My Personal Story and the History, Significance, and Biblical Basis for Women's Head Coverings in Church

Wearing a veil at Mass is a beautiful devotion that has the potential to edify the entire Body of Christ. It is a biblical way of making more visible the reality and awesomeness of His Real Presence in the Eucharist, of reminding all the faithful of the nuptial nature of the love of God for his people and, in particular, of affirming to women that we are beloved daughters of God called to trust in His goodness.

My journey to wearing a veil began in 2010 as I read a discussion thread about this very topic among several good friends of mine. For months, I had been attending daily Mass and was finding myself quickly falling head over heels in love the same Eucharistic Lord I had nonchalantly received hundreds of times since my First Holy Communion in 1995.

When my friend Elaine mentioned why she veiled, she noted that the Church is rich in symbolism. She said, “The Church veils holy things—the tabernacle is veiled, behind the veil is the Body of Christ, and I am a vessel of life. A living tabernacle.”

This veiling of sacred things speaks to a kind of hiddenness that doesn’t seek to conceal in the negative sense, but rather draw us into the depths of mystery, allowing for the mysterious to unfold. In the Old Testament, Moses veiled his face. The Holy of Holies was veiled. Brides are often veiled before the “veil is lifted.” Even Jesus, the infinite God whose glory is revealed in heaven, is “veiled” before us by the appearance of bread and wine. As a wonderful priest puts it, “Like the effect of the virtue of modesty, by the very fact that something is hidden, it is allowed to become that which it is: mysterious and beautiful.”

Elaine also mentioned that veiling represents the desire to humble oneself before God: “When a man walks into church he removes his hat as an act of humility. Men show their bald spots and all of that in this act. When a woman covers her hair, her glory, she is similarly humbling herself before God.”

My heart heard that. I was absolutely in love and in awe with the amazing reality of the Eucharist and Christ’s perfect act of self-giving—He, the God of the universe, wanted to be in such intimate union with me, yes, ME! that He wanted to physically enter into the very depths of my being and consume me with His love! And I just wanted to be His.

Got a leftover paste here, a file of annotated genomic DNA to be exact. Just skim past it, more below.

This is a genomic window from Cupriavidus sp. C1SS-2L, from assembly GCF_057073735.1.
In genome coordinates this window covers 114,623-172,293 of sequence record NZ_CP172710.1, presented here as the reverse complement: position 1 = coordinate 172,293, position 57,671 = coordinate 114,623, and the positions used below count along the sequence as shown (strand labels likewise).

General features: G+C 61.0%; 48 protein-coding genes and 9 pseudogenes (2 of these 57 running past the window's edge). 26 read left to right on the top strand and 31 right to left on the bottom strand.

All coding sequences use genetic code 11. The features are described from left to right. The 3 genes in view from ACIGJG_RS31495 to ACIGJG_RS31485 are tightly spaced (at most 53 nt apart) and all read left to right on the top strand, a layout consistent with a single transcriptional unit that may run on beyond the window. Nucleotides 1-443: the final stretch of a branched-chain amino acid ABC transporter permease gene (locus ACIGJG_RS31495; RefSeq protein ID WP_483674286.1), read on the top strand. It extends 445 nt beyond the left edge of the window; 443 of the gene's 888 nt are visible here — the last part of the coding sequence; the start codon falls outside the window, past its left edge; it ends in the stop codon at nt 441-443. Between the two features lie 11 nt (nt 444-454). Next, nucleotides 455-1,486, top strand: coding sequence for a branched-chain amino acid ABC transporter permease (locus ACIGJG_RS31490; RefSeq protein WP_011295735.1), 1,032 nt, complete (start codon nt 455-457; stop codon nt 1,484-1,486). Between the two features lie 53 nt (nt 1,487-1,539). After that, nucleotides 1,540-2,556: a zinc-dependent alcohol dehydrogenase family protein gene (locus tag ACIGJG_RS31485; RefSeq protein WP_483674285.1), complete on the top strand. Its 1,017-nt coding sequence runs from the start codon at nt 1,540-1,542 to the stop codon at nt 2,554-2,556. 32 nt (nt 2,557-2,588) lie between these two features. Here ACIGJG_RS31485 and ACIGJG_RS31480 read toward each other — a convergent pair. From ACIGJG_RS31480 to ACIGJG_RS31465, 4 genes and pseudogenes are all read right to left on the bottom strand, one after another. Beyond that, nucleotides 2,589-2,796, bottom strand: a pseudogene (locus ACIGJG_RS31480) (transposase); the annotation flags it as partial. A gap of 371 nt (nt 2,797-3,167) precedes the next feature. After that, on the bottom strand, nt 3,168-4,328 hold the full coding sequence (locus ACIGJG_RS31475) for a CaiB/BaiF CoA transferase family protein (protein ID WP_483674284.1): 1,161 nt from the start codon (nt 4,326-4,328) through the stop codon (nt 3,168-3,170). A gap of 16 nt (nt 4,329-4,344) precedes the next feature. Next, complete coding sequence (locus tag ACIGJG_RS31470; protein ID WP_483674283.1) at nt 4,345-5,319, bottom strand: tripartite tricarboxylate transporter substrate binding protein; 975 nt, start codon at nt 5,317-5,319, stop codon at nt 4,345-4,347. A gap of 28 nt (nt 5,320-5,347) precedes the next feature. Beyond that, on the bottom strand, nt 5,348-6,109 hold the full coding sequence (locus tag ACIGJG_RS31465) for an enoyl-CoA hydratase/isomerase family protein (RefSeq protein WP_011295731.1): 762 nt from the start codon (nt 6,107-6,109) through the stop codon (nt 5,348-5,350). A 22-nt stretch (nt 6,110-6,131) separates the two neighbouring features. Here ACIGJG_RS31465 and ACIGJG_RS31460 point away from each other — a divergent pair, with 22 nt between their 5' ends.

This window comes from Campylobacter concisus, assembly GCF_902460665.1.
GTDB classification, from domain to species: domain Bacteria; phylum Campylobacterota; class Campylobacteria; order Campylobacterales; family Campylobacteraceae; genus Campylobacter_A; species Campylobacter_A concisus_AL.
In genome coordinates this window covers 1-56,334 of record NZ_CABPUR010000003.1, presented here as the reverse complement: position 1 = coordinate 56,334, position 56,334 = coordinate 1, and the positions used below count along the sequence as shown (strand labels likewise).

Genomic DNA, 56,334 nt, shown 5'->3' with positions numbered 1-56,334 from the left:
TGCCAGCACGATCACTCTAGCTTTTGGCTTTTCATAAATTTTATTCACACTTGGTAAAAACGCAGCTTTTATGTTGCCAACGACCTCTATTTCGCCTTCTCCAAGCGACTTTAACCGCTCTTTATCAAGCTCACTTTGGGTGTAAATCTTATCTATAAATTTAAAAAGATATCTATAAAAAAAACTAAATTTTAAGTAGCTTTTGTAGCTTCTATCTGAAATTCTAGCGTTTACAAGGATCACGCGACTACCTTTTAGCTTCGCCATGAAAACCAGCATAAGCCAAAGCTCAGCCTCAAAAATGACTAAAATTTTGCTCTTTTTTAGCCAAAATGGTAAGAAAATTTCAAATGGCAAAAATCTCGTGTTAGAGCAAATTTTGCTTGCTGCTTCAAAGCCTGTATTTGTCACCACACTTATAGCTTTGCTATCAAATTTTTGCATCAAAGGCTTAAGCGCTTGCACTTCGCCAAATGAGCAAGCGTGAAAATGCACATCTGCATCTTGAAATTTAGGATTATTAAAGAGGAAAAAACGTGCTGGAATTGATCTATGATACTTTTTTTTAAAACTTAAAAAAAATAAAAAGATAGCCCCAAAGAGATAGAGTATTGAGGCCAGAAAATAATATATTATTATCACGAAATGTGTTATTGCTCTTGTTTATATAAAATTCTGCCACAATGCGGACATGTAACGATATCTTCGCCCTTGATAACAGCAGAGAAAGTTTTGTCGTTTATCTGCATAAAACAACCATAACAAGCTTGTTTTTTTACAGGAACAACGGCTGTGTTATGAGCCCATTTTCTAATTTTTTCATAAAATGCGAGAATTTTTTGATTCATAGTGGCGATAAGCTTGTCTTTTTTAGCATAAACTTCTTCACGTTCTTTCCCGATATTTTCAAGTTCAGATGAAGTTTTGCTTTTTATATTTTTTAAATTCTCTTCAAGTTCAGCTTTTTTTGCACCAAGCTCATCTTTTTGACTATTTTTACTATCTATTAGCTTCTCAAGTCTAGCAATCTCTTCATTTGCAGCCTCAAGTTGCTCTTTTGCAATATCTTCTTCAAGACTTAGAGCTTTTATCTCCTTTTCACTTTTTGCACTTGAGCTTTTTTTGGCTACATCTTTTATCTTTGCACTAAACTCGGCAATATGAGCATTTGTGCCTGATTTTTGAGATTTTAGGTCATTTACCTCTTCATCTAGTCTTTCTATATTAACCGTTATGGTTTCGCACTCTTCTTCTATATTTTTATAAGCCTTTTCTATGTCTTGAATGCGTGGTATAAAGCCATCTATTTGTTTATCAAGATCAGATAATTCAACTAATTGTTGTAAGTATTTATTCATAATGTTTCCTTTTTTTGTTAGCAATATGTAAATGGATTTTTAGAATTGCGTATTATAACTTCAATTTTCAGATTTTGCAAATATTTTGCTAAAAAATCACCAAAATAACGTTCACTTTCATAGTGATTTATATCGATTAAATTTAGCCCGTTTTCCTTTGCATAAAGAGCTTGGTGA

I admit, I also wanted to really feel like the beloved daughter of God I’d been told so many times I was. Up until a few months prior, I had never really believed it. I understood that God loves us…“us in general,” but not necessarily me in particular. After all, I had heard so many times from my loved ones how I had failed to be what they wanted me to be, that I figured I was nothing special. I was nothing for someone else to die for, let alone God himself. So as I discovered the intimacy of the love of God, I longed to know just how precious I was in His eyes, in spite of my sins and imperfections.

The first time I wore my veil before the Lord, I recalled Elaine’s words. “I am a living tabernacle.” In my heart, my longing to be His, wholly and completely, felt like fire. It reminded me of the fire I could see emanating from the Sacred Heart of Jesus. I was that beloved daughter of God, and I just wanted to be His.

Now, before I enter the sacred space that houses the Blessed Sacrament, I pause. I remind myself that the mystery I am about to enter transcends time. I carefully slip my veil on over my head, ready to enter and longing ever so intensely to allow Christ to marry me in the Eucharist. I am His bride. 

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History and Theological Significance of the Chapel Veil

In Ephesians 5:25, St. Paul writes, "Husbands, love your wives as Christ loves the Church." When read in conjunction with 1 Corinthians 11:7 and following, this reveals the same nuptial imagery for the love between God and His people as that seen in the Song of Songs: man is to Christ as woman is to the Church. Since the Church is the "Bride" of Christ, it makes sense that the bride should cover her head "as a sign of authority" (1 Cor 11:10) ( 1) and submission to the bridegroom, Christ, whom men represent. Thus, as a Catholic priest puts it, "the veil is meant to be a visible reminder of the perfect submission of the Church to the loving rule of Christ."

For 2000 years, this beautiful practice has focused on the transcendence of the place - the church, the very dwelling of the Real Presence of Christ in the Eucharist. Having been given this magnificent gift by Jesus himself, every Catholic church holds something not found anywhere else: the true, living presence of our Bridegroom, hidden under the appearance of bread and wine.

The Church saw a change in the 1950s and 1960s with the sexual revolution. Radical feminists encouraged women to stop wearing their veils, which they thought were a sign of subjugation. Then, at a news conference in May of 1969, a Vatican official's statement was misunderstood to mean that women were no longer required to cover their head in church.

An article in The Atlanta Journal of June 21, 1969, titled “Women Required to Cover Head, Vatican Insists,” attempted to clarify the situation:

A Vatican official says there has been no change, as reported, in the Roman Catholic rule that women cover their head in church. The Rev. Annibale Bugnini, secretary of the New Congregation for Divine Worship, said the reports stemmed from a misunderstanding of a statement he made at a news conference in May. Bugnini stated: "The rule has not been changed. It is a matter of general discipline."